It is a good idea to begin the book with a chapter about cross-curricular principles and quality characteristics of teaching, which is oriented to the current state of research, such as the study by Hattie, among others. Then follow the chapters with the “real beef”, i.e. different didactic concepts and scenarios, as well as the indispensable tools. We intended the preceding chapter about interdisciplinary subject and methodological quality characteristics as a message: None of the subsequently described approaches and teaching procedures are good and learning-effective per se. Any one of these methods can be implemented brilliantly or in a dilettante like manner, inspired or fanciless, learning-conducive or detrimental to learning. As expressed by Hattie with this in mind: “It is less the methods per se, but the principles of effective teaching and learning.” (Hattie, 2014). However, to infer from this that methods do not matter would be a grave misunderstanding. The mastery – solid knowledge and practical mastery – of a reasonable number of teaching and learning methods is an integral part of teaching professionalism – and with it a necessary but not sufficient (!) precondition for learning effectiveness. In light of the existing great variety of learning requirements within school classes, the concept of fairness alone demands offering different teaching and learning scenarios. Thus, it has been known for a long time from research about interdependencies of student characteristics and teaching methods (“Aptitude-Treatment Interaction”, ATI), that top-performing, language competent and self-assured students benefit more from open forms of instruction where the teachers recede more into the background, whereas students at risk from the opposite side of the spectrum may be overwhelmed by a great deal of freedom for self-regulation. These students require clear, teacher-directed structures (“scaffolding”), intensive small-step guidance, and task-related feedback, as well as many opportunities for practicing and learning reinforcement.

We share the opinion of those who deem it appropriate that three authors do not assess the methods presented by them in terms of quality or learning effectiveness, but rather consider them in terms of an appropriate balance of class situation and subject-didactic context, an acceptable dosage and appropriate “orchestration”, which Hilbert Meyer vividly describes as “mixed forest”. But caution: the characteristic “variety of methods” is often misunderstood in the sense of “the greater the variety, the better” (to which we do not subscribe), as it assumes an implicit linear relation between the number of methods used and learning effectiveness. However, research shows that it is not a matter of maximum but rather an optimum; the relationship between method variety and learning success is not linear, but conversely U-shaped, as borne out by our state-wide total survey called MARKUS in Rhineland-Palatinate. Too many, not thoroughly rehearsed and truly mastered teaching and learning scenarios rather cause confusion and are as detrimental to learning as a monoculture of teacher-centered frontal instruction.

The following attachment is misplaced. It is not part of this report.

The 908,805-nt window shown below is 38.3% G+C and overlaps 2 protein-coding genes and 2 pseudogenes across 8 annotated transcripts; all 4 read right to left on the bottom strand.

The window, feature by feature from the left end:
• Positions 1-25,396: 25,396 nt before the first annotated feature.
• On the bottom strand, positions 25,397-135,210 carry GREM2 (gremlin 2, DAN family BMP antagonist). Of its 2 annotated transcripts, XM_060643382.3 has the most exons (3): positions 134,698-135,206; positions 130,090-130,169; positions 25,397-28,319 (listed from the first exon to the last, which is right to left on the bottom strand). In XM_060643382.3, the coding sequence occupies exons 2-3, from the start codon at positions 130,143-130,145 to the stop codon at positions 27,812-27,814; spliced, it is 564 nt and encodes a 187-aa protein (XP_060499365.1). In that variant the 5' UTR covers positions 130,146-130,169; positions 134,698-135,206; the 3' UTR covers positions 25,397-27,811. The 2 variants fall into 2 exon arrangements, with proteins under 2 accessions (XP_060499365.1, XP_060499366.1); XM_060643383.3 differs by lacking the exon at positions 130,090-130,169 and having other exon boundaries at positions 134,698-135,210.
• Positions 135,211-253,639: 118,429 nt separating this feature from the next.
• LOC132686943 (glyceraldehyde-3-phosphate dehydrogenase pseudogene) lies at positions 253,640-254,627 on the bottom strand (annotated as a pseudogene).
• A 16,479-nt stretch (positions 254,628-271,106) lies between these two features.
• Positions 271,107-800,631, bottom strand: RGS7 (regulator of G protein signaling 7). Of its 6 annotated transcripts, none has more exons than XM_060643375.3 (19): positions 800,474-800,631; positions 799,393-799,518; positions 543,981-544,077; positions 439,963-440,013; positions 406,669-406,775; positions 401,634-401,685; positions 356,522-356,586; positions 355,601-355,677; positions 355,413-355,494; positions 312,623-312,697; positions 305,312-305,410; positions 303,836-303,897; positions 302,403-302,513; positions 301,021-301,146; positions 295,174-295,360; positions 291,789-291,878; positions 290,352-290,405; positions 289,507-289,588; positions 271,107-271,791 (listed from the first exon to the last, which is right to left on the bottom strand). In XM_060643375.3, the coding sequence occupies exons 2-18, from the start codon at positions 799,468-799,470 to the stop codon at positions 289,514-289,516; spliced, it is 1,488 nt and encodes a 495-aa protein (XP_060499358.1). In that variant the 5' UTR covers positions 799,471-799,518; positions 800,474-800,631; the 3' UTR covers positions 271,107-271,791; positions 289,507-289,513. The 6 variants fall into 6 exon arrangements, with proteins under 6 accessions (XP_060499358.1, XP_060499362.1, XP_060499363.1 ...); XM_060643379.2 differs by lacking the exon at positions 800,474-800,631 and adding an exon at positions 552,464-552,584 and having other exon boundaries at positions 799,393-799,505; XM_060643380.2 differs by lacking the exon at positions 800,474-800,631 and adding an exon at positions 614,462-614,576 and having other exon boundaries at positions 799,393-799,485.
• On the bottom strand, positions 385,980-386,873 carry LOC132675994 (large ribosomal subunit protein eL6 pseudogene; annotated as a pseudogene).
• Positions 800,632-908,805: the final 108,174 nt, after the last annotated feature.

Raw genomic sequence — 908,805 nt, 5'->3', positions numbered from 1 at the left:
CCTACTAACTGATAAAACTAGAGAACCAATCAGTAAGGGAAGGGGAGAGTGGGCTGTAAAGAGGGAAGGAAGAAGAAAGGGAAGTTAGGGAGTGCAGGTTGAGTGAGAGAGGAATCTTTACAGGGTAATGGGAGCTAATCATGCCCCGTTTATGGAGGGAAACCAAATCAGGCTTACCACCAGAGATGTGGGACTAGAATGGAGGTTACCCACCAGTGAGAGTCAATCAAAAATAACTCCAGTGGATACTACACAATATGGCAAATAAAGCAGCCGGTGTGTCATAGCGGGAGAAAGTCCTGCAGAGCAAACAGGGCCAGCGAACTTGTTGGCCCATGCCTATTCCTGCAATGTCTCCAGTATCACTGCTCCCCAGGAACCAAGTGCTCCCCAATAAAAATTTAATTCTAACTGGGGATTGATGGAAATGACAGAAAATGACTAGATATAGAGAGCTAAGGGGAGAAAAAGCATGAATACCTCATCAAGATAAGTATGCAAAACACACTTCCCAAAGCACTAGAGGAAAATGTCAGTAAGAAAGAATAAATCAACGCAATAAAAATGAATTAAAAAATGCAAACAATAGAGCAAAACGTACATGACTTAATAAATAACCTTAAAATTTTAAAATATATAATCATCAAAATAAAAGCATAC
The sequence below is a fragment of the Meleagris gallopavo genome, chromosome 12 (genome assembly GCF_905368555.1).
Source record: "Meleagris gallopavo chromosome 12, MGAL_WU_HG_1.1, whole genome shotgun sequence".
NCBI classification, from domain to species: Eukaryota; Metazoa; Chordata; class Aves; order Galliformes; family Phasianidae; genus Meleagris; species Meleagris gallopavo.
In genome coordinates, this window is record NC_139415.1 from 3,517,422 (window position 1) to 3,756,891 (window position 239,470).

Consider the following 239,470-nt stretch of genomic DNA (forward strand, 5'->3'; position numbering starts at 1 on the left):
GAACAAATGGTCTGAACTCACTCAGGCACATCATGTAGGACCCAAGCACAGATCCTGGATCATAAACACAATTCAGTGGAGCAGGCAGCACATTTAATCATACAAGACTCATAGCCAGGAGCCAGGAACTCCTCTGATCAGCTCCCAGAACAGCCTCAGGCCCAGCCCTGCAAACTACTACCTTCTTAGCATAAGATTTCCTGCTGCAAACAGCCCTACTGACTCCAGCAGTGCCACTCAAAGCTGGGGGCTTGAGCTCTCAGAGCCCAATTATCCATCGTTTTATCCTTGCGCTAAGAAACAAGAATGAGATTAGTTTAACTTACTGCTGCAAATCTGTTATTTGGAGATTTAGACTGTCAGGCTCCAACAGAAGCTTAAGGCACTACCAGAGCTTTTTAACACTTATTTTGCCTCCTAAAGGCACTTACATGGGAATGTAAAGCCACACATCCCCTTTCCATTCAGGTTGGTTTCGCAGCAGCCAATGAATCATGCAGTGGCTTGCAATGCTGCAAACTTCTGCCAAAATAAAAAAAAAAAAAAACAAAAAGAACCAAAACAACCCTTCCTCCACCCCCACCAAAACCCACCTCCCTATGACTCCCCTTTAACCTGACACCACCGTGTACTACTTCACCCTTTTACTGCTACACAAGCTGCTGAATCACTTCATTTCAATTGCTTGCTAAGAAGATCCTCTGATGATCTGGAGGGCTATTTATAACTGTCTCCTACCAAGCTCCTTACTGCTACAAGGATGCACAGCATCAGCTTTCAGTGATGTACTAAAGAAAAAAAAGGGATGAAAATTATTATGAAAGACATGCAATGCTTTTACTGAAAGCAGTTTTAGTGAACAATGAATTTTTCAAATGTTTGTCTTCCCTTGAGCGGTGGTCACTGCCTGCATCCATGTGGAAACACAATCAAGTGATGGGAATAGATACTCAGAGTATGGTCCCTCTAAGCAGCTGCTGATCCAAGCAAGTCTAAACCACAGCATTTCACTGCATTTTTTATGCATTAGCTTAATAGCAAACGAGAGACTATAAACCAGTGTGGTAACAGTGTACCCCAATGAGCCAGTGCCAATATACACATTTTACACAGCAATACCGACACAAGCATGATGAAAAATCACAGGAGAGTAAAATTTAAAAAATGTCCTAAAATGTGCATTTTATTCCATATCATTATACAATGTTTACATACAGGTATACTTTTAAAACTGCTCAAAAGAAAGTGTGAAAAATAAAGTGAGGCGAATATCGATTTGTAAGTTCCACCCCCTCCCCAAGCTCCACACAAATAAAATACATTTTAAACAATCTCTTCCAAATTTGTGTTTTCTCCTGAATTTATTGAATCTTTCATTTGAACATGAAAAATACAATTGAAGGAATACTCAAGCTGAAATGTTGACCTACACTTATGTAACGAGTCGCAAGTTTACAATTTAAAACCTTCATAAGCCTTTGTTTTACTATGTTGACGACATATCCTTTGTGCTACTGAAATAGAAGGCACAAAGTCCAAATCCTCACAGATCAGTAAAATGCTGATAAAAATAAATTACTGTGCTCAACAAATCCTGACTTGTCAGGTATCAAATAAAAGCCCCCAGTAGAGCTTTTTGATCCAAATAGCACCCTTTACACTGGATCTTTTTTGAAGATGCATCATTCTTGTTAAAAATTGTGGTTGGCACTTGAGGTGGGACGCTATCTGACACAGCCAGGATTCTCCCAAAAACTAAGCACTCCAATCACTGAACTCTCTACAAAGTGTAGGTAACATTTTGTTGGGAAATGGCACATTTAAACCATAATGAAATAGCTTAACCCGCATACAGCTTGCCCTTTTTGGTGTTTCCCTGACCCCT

The actual heart of the book is comprised of chapters 2 to 7 and includes both “classics” like the project method, as well as concepts, such as “learning through dialogs”, which are perhaps less well known in German-speaking classroom research. Unjustly, for sure, as this approach has its venerable roots in philosophy (Socrates) and is prominently present as well in Anglo-American educational research, e.g., in form of a chapter on “Theory and Research on Teaching as Dialogue” in the renowned Handbook of Research on Teaching (2001).

The book concludes with three chapters on lesson planning, learning-conducive assessment, and reflection about teaching. The demand for fair and learning-conducive performance assessment is timeless, however; it is favored and given a decidedly stronger prominence in today’s competence-oriented instruction which is practiced everywhere (not just in Switzerland’s Curriculum 21). This is particularly true for the careful observation of learning behavior and the furthering of one’s ability for realistic self-assessment. The latter is a fundamental requirement for successful student-directed individualization, where students must select assignments with appropriate difficulty levels.